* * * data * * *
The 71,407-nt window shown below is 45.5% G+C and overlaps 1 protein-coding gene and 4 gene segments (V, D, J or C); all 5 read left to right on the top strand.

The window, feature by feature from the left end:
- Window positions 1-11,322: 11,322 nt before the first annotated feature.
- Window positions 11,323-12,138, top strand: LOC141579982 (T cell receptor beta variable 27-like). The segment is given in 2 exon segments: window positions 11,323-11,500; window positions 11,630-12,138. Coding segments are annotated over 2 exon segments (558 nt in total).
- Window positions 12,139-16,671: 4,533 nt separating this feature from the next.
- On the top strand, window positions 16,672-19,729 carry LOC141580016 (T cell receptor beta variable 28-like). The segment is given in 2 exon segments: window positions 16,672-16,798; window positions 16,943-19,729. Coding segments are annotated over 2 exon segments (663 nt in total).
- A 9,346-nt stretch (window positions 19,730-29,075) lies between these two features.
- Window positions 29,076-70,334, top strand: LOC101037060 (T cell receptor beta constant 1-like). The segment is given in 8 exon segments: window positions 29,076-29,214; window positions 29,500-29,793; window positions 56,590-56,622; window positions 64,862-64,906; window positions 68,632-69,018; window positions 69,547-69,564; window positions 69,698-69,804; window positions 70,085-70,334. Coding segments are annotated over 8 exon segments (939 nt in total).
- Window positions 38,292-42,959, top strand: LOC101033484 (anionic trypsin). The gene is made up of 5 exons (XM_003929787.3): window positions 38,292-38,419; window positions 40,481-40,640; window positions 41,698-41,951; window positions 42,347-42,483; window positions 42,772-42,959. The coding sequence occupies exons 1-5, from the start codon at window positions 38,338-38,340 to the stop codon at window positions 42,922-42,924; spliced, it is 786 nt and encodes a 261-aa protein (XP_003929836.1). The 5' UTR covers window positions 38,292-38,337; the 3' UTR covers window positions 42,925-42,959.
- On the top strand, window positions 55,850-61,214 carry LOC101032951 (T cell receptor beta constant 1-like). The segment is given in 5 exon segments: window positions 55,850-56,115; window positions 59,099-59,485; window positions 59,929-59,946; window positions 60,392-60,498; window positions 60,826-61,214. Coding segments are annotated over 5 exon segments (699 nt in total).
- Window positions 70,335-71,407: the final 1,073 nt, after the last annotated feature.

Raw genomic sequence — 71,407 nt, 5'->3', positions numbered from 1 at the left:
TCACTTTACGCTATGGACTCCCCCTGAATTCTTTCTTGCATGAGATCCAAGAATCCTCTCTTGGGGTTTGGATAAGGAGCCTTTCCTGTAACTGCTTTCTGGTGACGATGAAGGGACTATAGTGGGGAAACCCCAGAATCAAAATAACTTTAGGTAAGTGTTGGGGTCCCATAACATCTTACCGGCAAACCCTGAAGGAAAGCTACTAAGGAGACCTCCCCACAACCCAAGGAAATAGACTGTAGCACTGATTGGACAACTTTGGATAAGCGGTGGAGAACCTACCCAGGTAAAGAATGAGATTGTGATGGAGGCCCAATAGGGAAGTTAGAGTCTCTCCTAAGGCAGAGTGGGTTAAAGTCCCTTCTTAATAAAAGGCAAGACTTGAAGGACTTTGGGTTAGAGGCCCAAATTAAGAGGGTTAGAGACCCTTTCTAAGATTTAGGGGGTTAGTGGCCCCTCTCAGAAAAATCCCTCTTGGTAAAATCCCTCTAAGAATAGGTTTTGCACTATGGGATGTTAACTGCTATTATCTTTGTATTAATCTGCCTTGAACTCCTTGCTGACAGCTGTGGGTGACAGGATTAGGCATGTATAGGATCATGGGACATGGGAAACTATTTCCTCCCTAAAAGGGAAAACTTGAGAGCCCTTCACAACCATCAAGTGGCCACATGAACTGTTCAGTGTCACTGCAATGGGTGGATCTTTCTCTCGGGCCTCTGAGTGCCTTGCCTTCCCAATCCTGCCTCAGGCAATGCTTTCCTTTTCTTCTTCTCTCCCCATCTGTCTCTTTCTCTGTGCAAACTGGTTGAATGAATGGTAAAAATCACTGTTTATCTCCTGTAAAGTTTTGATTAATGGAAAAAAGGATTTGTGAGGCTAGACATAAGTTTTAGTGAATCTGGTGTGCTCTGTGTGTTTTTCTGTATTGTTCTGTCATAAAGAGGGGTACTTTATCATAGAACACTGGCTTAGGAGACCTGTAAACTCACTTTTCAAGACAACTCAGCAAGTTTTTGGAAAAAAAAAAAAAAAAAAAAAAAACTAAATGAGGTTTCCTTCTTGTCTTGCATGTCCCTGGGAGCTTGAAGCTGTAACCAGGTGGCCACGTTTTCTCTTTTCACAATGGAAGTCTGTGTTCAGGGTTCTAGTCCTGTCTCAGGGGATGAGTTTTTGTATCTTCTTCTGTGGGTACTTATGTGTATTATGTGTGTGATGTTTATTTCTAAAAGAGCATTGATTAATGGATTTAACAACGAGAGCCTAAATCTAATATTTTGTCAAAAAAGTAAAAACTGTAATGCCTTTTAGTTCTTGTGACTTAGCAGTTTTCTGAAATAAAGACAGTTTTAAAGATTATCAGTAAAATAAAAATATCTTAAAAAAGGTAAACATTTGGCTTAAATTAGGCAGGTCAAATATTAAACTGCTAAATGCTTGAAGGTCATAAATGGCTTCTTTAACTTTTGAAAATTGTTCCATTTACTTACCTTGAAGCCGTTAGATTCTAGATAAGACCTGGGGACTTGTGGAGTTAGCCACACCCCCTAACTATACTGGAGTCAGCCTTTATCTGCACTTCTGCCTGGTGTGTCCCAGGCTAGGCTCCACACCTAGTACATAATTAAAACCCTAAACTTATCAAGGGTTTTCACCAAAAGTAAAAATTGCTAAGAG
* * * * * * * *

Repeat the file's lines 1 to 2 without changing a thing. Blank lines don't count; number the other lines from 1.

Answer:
The 71,407-nt window shown below is 45.5% G+C and overlaps 1 protein-coding gene and 4 gene segments (V, D, J or C); all 5 read left to right on the top strand.

The window, feature by feature from the left end: